To avoid that pitfall, and keep your love life intact, consider four common money problems that couples face – along with smart solutions for conquering these dilemmas and getting on the same page financially with your mate.
Problem #1: We Have Different Money Personalities
This is an age-old dilemma. Maybe she's a spender and he's a saver. Or perhaps he thinks money is meant to be enjoyed here and now, on vacations and fly clothes; meanwhile, she's concerned about retirement or the kids' college fund. Whatever the differences, they're sure to spark a few money battles.
Solution #1: Listen and Compromise
Recognize that no one person is ever 100% right or wrong about all money matters all the time. Since much of what we do with money is rooted in childhood, talk to your significant other about their early experiences with money to learn how his or her financial values were shaped. Listen with an open heart and mind to understand the other party's point of view and be willing to compromise on certain issues. Establish spending and saving limits that you can both live with.
Problem #2: We Disagree Over Separate vs. Joint Accounts
Solution #2: Try Both
Don't dramatize or over personalize the issue by insisting that that status of your financial accounts reflects the status of your relationship. Know that this issue really boils to down financial decision-making and determining what is best from a money-management point of view. There's no right or wrong answer for every couple, though my vote is actually for both: Maintain a joint account from which you both pay household bills, and keep separate accounts for each individual's personal spending, so each party develops the budgeting skills that only come from managing money on your own.
Problem #3: Family Members Are Spoiling Our Finances
Whether it's him sending his momma money every other month, her letting her brother crash at the house (while brother-man "gets himself together"), or simply family members asking for loans, it's stressful coping with relatives who wreak havoc on a couple's budget.
Solution #3: Put Your Relationship First
It's hard enough making a relationship work when it's just the two of you. Adding a third party (and perhaps a fourth or fifth one too) can really undermine your partnership and your collective financial progress. If you're married, make a commitment to one another to put each other and both the financial and emotional health of your relationship first – above all other relatives. This means any requests for money must be weighed against whether the two of you can afford it and are in agreement. Also, no depleting your savings accounts, or going into debt for other people. Put your financial stability first.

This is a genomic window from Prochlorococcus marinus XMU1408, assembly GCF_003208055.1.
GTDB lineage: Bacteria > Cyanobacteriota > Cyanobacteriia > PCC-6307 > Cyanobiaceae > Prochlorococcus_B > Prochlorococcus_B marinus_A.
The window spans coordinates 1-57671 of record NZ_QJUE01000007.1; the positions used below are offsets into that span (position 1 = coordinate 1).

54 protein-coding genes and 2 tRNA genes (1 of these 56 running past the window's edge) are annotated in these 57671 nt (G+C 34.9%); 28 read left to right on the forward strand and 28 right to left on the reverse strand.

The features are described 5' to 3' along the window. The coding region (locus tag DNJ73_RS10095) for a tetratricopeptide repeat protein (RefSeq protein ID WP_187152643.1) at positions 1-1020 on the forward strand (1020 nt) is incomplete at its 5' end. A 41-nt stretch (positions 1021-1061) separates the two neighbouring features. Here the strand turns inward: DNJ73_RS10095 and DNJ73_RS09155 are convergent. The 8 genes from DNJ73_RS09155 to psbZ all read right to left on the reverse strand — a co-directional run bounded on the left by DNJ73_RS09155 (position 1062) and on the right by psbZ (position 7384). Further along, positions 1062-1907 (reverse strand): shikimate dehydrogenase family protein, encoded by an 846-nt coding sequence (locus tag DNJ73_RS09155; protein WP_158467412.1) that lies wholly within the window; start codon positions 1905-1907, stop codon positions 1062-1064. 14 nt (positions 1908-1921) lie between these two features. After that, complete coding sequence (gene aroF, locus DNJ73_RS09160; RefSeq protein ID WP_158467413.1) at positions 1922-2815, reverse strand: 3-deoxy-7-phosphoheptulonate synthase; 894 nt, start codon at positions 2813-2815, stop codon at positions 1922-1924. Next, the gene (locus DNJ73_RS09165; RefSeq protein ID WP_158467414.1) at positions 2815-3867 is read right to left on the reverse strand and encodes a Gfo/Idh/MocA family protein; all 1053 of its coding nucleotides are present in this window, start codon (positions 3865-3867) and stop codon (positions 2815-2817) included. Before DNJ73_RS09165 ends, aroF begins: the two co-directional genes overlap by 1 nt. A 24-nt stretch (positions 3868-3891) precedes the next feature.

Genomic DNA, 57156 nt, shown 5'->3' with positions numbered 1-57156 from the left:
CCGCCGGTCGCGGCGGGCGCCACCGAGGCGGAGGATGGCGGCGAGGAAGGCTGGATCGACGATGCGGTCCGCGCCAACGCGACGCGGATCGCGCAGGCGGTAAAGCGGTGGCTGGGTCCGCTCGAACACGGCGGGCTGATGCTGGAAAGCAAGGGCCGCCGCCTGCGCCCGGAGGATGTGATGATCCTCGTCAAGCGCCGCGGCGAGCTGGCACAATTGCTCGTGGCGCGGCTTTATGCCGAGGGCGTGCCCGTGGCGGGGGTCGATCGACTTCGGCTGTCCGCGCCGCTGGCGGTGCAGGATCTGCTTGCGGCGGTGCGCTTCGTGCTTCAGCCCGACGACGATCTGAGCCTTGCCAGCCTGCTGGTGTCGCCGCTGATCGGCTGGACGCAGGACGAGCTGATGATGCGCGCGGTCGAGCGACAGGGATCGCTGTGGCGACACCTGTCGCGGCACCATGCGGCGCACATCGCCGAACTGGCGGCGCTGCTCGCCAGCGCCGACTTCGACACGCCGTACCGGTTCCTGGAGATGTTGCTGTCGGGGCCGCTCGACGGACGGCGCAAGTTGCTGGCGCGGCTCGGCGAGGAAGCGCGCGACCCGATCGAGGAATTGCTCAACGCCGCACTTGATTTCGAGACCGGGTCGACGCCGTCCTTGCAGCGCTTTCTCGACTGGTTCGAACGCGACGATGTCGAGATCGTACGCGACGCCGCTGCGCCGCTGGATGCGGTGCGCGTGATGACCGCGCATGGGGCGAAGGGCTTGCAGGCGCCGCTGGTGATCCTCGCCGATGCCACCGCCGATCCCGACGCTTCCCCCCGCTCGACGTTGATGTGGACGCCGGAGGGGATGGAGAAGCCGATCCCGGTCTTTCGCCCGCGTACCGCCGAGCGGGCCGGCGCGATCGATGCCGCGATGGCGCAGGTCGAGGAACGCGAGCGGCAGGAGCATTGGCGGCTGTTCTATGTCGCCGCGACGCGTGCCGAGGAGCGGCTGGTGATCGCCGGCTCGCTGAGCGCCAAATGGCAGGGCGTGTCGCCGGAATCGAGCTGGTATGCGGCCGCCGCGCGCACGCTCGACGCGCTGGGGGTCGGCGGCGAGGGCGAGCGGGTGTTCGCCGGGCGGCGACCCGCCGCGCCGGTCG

Problem #4: My Mate is Broke and It's Driving Me Crazy!
We've all heard the phrase "no romance without finance." Well, there's nothing that kills the spark on Valentine's Day – or any other time of the year – more than an overly dependent mate who constantly drains you financially without adding any real value in your life, either monetarily, mentally, emotionally, or spiritually.
Solution #4: Judge Whether He/She's a Keeper or a Clown
It's one thing if your partner is temporarily broke – as in, he lost his job three months ago or so. It's another thing if he's chronically broke, because he almost never works and has no apparent desire to do so. If it's just a temporary spell, show your mate some love and be supportive. He'll bounce back economically. And when he does, he'll appreciate you sticking by his side. For someone you fear is just freeloading off you, think nothing of issuing an ultimatum: Let him know he must get to work – or your relationship won't work.
By tackling these money issues, you'll keep the passion alive and enjoy financial harmony in your relationship.
Lynnette Khalfani-Cox, an award-winning financial news journalist and former Wall Street Journal reporter for CNBC, has also been featured in top newspapers including the Washington Post, USA Today, and the New York Times, as well as magazines ranging from Essence and Redbook to Black Enterprise and Smart Money. Check out her New York Times bestseller, 'Zero Debt: The Ultimate Guide to Financial Freedom.'